The passing of Father Alphonse de Valk, C.S.B., yesterday, April 16th, 2020, is the passing of an era[i]. Many of our readers may recall with a rosy-tinged hue the ‘glory days’ of the nascent pro-life and pro-family movement, in the wake of the damage done by Pierre Trudeau and cronies, legalizing and normalizing all sorts of mayhem – from abortion to divorce to contraception to sexual deviance – the bitter fruits of which we are witnessing today, under his even-more ideological and inept son.
Father de Valk was always, right to the end of his strength and vitality, and even beyond, at the forefront of the battle against these evils. A priest for over half a century – we celebrated his fiftieth anniversary five years ago, in 2015 – Father de Valk was a faithful member of the Congregation of Saint Basil, and spent many years of his priestly ministry teaching in their various educational apostolates, as part of their charism, not least his own beloved Saint Michael’s College School,.
Yet his zeal did not end there, for was also the founder and editor-emeritus of both the Interim and Catholic Insight magazine, which he began in 1993 as a beacon of Catholic culture and hope, and which ran in its familiar and well-read print form until 2015.
Born in 1932, Father de Valk was ordained on December 11 in 1965, (a ‘late vocation’ as he called himself, at the quite Christ-like age of 33), three days after the close of the Second Vatican Council. About being a priest, in which vocation he never faltered, Father de Valk had this to say:
“Being a priest is a tremendous vocation. It allows you to do so many things for people but always to live on the highest possible level of ideals. It certainly means serving the Lord in the world and for me the intellectual apostolate of teaching, growing in study and doing the will of God. To be a priest is to preside at the liturgy, to teach the faith and to do everything that Christ did as a Priest.”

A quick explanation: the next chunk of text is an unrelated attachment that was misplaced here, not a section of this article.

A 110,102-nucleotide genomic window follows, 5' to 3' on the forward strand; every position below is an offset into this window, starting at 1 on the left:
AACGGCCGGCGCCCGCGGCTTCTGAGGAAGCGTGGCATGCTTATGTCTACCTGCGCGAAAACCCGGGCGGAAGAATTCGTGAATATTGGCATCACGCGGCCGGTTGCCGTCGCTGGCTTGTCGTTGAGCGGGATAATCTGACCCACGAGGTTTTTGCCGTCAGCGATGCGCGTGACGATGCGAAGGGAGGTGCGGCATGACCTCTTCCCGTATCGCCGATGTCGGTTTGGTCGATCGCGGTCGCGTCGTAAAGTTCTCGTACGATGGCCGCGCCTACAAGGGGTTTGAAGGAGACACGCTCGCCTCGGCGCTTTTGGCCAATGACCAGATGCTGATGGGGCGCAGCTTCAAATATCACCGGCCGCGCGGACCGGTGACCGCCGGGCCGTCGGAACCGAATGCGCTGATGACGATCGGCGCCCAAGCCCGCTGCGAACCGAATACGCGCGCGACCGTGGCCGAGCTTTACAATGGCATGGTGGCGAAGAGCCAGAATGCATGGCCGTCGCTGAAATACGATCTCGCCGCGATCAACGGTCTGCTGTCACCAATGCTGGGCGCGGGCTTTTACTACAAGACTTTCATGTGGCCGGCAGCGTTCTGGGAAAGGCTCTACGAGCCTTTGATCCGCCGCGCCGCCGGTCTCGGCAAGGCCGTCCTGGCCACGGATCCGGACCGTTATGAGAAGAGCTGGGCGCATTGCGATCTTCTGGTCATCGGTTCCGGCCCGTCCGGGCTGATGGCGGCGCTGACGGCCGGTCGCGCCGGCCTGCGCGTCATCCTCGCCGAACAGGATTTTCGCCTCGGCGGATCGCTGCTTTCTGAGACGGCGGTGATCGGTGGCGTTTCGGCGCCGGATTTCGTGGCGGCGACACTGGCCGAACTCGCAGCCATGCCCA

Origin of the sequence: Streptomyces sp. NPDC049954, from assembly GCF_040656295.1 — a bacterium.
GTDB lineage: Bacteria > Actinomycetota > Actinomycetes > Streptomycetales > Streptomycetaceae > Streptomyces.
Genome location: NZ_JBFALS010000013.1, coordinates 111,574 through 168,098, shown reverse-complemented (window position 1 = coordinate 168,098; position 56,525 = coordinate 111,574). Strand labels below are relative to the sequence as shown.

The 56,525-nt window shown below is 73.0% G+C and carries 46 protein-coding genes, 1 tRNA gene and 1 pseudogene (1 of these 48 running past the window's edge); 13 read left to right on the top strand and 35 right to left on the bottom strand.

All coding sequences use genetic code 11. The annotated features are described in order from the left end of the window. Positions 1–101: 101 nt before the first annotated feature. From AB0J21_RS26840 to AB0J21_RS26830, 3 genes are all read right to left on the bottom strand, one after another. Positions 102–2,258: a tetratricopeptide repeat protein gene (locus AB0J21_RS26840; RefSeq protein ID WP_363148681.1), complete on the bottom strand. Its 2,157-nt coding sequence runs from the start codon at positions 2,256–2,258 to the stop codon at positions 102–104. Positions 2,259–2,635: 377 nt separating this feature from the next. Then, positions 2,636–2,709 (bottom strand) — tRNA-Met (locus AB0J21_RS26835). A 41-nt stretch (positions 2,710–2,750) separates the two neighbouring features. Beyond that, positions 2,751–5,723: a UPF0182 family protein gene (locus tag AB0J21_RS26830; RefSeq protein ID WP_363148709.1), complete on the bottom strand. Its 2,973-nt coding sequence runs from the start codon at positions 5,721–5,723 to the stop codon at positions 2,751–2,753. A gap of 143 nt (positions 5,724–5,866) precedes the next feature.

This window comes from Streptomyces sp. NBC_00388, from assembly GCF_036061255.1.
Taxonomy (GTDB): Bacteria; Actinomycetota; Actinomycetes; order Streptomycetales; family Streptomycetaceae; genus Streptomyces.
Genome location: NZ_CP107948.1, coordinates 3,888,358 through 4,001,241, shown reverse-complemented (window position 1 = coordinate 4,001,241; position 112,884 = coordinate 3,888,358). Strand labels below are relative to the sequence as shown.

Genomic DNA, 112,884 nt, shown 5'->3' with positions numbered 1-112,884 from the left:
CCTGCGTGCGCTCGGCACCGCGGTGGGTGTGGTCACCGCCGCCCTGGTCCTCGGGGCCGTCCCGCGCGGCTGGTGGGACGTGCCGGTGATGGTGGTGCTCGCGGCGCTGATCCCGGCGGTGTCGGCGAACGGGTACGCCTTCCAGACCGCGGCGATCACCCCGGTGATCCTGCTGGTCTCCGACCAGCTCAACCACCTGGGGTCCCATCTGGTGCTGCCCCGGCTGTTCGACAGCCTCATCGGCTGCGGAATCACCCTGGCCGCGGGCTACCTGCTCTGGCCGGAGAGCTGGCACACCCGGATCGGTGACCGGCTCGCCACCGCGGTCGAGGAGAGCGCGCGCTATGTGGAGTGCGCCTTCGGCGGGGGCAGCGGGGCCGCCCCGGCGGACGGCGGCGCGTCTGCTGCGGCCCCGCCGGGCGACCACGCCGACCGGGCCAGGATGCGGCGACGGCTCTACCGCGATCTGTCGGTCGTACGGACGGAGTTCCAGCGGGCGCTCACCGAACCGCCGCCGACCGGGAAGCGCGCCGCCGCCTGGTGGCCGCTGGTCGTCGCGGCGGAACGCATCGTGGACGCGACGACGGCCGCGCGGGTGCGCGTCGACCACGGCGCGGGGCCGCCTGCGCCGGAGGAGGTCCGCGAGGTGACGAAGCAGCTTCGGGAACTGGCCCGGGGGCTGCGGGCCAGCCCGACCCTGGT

More or less summarizing what the Council and the Church have always taught.
Father de Valk began a doctorate in history in the early seventies, but, with abortion having just been legalized, he decided to dedicate his life to the aforementioned pro-life and pro-family cause – we might say, ‘battle’ – as the more important, necessary and immediate. As Father put it, he did not want to be like the German professor writing ironically in the midst of World War II about the ‘Fall of the Babylonian Empire’, all the while bombs were reducing his city to rubble.
Thus began a very fruitful and productive priestly, intellectual and prolific apostolate, with hundreds of articles, essays, pamphlets and books in the cause of life and true Catholic culture. Again, in his own words:
“As a historian, my entrance into the pro-life movement came from a realization that an error in principle in a grave matter of life and death either has to be reversed or it will destroy society. Anti-Semitism in Germany between 1918 and 1939 should have been redressed because the Nazis made use of it and it destroyed Germany. Likewise, legalized abortion will destroy Western societies unless we redress it.”
And redress it he did. Father de Valk did not balk at criticizing the culture of death and those who supported it, or were too pusillanimous in fighting against it, when such was their duty, including, sadly, members of his own priesthood. All in all, he wrote, taught and acted in the spirit of truth, humility and charity, without which no growth in virtue, and no good fruit, is possible. His vivid words and lively writing style will stand the test of time.
A true pro-life witness, he put his words and beliefs into action. Father de Valk spent countless hours faithfully praying in front of Morgentaler’s abortuary, being arrested and incarcerated for one fateful evening. He was one of the ‘fourteen’ pro-lifers sued by the immoral and reckless NDP government under Bob Rae.
As if this were not enough, Father de Valk is the co-founder of the Catholic Civil Rights League (1985), whose mission is to maintain a Catholic presence in the secular culture, as well as the Family Coalition Party (1987), to provide a solid, pro-life political presence, both of which have done untold good in witnessing to life and family. He was also involved in the Marian movement of priests, to promote sacerdotal spirituality.
We should all be grateful to Father de Valk for his untiring work as a priest, a scholar, a writer and a witness for God and His people, especially the most defenceless. He was, as the saying goes, and was said of his predeceased friend and fellow priest, Monsignor Foy, “a great son of the Church”. We could use a few more ‘great sons’ like them. May God reward Father de Valk with an eternity with Him, Our Lady, and all the saints and angels in eternity, where we all may hope to meet merrily one day.
[i] (We are indebted to the Interim article on Father de Valk’s 25th anniversary for much of the biographical material and quotations. Editor)